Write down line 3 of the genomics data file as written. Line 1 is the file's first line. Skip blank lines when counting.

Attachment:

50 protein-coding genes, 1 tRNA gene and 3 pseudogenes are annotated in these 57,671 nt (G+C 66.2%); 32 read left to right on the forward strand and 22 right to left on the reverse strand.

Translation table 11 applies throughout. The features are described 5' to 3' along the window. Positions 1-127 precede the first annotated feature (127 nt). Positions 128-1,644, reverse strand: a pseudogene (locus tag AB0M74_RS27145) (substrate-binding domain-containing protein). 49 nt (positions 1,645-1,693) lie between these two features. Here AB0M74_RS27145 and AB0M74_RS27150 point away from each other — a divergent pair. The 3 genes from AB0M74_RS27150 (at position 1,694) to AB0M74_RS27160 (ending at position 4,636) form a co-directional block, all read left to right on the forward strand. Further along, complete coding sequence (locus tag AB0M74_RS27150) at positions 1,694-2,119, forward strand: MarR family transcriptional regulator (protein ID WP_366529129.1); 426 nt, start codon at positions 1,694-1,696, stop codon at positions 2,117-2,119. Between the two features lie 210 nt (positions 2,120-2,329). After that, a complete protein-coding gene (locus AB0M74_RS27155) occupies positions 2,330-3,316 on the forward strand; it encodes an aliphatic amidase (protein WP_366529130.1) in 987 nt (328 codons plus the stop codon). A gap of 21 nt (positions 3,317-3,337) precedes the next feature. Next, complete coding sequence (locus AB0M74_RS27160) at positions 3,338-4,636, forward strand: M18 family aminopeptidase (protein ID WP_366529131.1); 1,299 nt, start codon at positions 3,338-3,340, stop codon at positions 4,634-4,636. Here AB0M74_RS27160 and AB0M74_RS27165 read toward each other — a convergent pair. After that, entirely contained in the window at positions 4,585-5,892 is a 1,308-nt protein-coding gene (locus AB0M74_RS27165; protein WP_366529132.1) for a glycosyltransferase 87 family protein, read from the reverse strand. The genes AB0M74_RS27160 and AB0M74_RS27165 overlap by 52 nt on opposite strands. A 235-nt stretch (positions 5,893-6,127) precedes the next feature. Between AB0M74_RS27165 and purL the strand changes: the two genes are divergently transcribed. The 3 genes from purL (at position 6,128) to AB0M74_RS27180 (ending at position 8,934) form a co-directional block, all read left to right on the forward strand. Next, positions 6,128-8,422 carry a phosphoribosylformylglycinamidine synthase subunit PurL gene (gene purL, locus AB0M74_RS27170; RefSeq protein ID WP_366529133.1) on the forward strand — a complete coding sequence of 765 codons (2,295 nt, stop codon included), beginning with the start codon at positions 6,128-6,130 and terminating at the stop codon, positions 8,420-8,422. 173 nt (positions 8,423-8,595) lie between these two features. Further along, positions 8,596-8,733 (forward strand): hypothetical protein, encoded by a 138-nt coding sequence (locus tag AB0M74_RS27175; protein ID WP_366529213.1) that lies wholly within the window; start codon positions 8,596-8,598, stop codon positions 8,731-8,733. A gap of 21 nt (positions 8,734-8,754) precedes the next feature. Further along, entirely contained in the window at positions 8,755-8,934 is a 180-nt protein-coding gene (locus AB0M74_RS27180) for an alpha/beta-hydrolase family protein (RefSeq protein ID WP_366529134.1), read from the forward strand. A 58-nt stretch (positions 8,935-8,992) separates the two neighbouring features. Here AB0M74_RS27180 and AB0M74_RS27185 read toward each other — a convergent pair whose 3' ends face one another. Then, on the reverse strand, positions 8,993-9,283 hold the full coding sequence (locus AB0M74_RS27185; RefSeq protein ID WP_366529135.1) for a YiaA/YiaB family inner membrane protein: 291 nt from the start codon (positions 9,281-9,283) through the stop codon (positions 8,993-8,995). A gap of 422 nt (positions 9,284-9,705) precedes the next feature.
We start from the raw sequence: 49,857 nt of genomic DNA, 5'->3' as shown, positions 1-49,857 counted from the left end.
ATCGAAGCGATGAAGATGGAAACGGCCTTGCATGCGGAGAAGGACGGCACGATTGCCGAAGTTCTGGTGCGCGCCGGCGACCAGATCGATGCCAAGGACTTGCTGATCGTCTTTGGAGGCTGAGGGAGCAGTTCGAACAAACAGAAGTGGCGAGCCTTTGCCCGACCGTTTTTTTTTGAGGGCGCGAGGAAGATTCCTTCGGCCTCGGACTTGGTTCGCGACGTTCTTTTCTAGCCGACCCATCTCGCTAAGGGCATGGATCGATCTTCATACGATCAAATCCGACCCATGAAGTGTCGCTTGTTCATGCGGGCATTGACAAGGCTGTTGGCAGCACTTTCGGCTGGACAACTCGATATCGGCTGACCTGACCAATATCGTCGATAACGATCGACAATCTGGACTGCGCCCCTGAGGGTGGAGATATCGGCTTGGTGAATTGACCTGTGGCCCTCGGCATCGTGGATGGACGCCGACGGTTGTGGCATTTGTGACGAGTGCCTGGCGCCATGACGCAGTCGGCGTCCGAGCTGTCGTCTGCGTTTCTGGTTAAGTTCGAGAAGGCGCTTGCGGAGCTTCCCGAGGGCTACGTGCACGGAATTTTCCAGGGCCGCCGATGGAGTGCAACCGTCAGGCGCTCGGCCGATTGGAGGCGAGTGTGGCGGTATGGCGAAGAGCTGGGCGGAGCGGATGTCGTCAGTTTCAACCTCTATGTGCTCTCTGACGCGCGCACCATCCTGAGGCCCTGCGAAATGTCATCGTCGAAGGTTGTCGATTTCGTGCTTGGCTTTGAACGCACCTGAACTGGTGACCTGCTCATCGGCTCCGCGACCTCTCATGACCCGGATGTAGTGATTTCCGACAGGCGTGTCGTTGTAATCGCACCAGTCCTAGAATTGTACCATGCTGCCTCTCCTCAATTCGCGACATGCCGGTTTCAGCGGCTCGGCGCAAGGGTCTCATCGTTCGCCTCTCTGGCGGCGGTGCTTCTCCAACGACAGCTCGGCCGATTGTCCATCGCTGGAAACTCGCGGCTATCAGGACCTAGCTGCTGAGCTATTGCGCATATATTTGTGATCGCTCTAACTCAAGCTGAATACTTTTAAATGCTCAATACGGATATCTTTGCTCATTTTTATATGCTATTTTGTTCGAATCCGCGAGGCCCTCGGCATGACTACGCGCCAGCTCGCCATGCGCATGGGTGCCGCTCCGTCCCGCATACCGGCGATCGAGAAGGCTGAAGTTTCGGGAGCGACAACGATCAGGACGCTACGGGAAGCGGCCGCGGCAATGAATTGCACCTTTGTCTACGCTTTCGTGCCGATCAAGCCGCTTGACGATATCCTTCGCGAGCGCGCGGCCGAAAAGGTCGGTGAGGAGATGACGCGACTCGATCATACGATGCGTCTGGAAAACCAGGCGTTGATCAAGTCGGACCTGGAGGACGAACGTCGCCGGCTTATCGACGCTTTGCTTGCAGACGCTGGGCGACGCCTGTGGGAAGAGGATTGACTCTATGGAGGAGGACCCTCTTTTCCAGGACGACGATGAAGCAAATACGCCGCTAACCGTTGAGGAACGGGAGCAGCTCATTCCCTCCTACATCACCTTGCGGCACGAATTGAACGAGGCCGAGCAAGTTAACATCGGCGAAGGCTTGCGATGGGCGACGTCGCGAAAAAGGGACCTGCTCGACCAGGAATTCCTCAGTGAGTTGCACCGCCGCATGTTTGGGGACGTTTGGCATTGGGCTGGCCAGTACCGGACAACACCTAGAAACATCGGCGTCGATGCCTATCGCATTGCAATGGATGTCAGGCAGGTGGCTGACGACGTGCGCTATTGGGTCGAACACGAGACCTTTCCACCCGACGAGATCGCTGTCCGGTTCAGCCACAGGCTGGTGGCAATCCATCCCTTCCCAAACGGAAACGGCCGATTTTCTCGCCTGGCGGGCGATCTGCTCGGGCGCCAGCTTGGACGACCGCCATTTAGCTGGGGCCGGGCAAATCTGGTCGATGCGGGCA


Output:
We start from the raw sequence: 49,857 nt of genomic DNA, 5'->3' as shown, positions 1-49,857 counted from the left end.